Team Representative: Charlotte Hansson (SE) – architect Associate: Christiana Pitsillidou (CY) – architect
Contributor: Luis Callejas (CO) – landscape architect
Sofienberggata 4, 0551 Oslo (NO)
+47 479 106 77 - firstname.lastname@example.org - lclaoffice.com
C. Pitsillidou, C. Hansson & L. Callejas
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1. How did you form the team for the competition?
We enjoy working together and at that time of the competition we were also living in the same city. Charlotte and Luis run a practice together since 2014 and we have all done competition together before.
2. How do you define the main issue of your project, and how did you answer on this session main topic: the place of productive activities within the city?
The main concern was to prove that a horizontal matt can be as productive and robust as a vertical type. If urbanism, pushed by developers, is often the vertical extrusion of capital, then perhaps a horizontal matt can be more of an actual expression of work’s implications on the ground. In other words, the ground itself as production surface, which obviously takes us back to agriculture and architectural models where gardens and cultivation have been defining elements of space.
3. How did this issue and the questions raised by the site mutation meet?
As the site itself sits in between the city and the surrounding agricultural land this type of urban form is an ideal answer to this specific location, both in relation to the city and the larger landscape.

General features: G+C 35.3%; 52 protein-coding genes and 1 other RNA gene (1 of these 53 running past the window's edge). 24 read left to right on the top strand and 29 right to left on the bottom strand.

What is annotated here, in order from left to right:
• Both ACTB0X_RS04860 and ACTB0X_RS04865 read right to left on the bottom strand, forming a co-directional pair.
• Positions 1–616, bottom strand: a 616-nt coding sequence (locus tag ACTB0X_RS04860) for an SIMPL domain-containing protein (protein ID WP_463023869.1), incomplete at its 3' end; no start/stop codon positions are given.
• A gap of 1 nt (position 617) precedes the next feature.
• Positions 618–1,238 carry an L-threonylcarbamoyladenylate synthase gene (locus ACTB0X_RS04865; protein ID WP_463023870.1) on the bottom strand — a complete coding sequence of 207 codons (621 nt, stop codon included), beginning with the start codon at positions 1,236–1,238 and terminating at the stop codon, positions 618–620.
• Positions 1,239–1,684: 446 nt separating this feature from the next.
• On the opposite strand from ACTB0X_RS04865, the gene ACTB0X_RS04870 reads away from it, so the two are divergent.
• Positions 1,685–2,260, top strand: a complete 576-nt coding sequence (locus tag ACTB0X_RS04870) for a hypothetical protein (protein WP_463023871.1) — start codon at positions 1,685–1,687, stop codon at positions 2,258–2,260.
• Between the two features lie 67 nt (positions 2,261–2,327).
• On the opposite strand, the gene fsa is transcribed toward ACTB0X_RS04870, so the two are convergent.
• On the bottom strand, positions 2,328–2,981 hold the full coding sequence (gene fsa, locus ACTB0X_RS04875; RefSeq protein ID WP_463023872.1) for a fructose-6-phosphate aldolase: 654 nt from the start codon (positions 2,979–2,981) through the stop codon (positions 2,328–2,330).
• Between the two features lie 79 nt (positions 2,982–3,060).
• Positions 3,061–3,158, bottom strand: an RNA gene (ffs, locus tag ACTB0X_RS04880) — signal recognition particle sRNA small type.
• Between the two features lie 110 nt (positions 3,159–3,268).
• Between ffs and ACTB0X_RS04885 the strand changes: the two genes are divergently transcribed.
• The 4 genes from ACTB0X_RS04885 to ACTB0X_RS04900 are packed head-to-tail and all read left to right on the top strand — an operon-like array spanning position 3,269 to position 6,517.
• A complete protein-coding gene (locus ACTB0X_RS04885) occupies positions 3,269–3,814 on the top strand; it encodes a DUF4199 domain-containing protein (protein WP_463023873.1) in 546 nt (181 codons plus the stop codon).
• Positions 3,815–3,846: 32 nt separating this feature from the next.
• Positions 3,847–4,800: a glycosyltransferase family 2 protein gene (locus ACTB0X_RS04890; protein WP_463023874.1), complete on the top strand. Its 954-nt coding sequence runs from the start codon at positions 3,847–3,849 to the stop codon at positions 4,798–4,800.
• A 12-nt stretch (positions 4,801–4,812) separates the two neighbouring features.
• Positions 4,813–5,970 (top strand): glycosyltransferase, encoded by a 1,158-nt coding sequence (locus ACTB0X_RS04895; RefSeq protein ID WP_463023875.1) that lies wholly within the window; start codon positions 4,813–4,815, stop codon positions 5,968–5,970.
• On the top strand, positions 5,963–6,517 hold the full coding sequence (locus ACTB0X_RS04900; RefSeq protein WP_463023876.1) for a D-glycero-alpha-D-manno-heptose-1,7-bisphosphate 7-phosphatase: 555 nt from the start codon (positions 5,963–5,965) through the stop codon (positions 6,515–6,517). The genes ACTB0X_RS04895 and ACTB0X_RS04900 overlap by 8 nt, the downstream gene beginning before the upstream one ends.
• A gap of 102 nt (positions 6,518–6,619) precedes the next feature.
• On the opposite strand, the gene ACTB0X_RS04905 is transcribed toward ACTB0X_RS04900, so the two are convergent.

4. Have you treated this issue previously? What were the reference projects that inspired yours?
Yes, often. Our references often come from monasteries, cloisters, sequences of gardens, courtyards and living spaces articulated by gardens.
5. Urban-architectural projects like the ones in Europan can only be implemented together with the actors through a negotiated process and in time. How did you consider this issue in your project?
By doing the best spatial proposal we could do. Negotiations and processes are only interesting if they somehow lead to even more interesting spaces, otherwise spatial qualities dilute in the dialogues and the advantages of the model dissipate creating only an illusion of the effects of participation. In other words, quality is not necessary a product of negotiation if the spatial intentions are not clear before negotiations begin.
6. Is it the first time you have been awarded a prize at Europan? How could this help you in your professional career?
Yes, it is both the first time participating and being awarded. Second prizes are cool as you belong to a long lineage of radical ideas that after some decades often acquire long-lasting disciplinary value.